Hi, just wondering if anyone in the forum has fiction titles to suggest that touch on the topic of science and faith.
Greg Bear’s Darwin’s Radio is the first that comes to mind.
Raised by Wolves is a good series ( film ) that covers it on and off. I don’t know of many books that are there to highlight science and faith just stuff with aspects of it tied throughout the film. Probably nothing you’re particularly looking for though I imagine. But definitely interested in the list that may develop.
10xTheTerror podcast has a episode dedicated to science fiction and faith.
it’s hosted by a ex pastor, or maybe he’s still a pastor, and even has some guests that’s been on Biologos before.
A book some of us read on these forums was The Sparrow and its sequel Children of God. Another is A Canticle for Leibovitz.
Without The Children of God, The Sparrow was almost too much to take. Prepare to read both.
Leibowitz must really have made an impression on people. It comes up regularly.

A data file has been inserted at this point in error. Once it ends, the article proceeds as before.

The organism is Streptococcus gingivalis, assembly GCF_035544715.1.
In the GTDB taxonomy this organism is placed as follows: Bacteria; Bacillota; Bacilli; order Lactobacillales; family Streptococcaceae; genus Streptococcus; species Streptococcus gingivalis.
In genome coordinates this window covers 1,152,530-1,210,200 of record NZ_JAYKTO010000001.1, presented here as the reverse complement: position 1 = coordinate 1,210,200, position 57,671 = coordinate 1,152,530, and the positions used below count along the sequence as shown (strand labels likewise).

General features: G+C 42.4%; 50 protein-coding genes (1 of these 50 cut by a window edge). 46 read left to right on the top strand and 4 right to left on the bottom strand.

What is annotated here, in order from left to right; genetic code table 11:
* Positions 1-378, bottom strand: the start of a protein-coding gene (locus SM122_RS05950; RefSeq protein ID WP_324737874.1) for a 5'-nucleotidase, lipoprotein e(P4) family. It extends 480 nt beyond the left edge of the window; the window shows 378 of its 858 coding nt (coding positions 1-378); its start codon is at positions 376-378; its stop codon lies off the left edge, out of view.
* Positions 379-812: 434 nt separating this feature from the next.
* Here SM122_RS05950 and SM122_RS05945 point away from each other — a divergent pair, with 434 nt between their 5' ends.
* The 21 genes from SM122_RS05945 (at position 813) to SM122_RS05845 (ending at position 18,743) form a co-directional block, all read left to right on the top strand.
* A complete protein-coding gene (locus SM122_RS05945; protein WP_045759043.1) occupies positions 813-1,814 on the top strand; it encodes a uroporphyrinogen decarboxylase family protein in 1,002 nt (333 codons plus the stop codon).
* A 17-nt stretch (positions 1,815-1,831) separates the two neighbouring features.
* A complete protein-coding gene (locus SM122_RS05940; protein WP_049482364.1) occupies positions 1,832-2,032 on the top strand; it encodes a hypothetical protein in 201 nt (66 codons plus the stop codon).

I think Leibovitz was the first sci-fi I ever read. So most of that impression was at the time than in looking back.
Sagan’s “Contact” is worth considering. It’s been decades since I read the book, but the movie does a good job of discussing science and religion in an even handed manner.
Most of the books I can think of are a bit subversive with respect to religion, but a few that come to mind . . .
Herbert’s Dune series. The use of religion to mold civilizations is wound through the whole series, and the relation of society to science is also an undercurrent.
Gene Wolfe’s “Nightside of the Long Sun” takes on the Arthur C. Clarke concept of “advanced science is indistinguishable from magic”. I didn’t read the rest of that series, but the first book was well written.
Russell Simon’s Hyperion Cantos is pretty awesome. Church corruption, advanced AI, one of the best villains in all of sci-fi, and a fun adventure (the Huck Finn parallels are fun too).
And it’s Leibowitz guys, Leibowitz.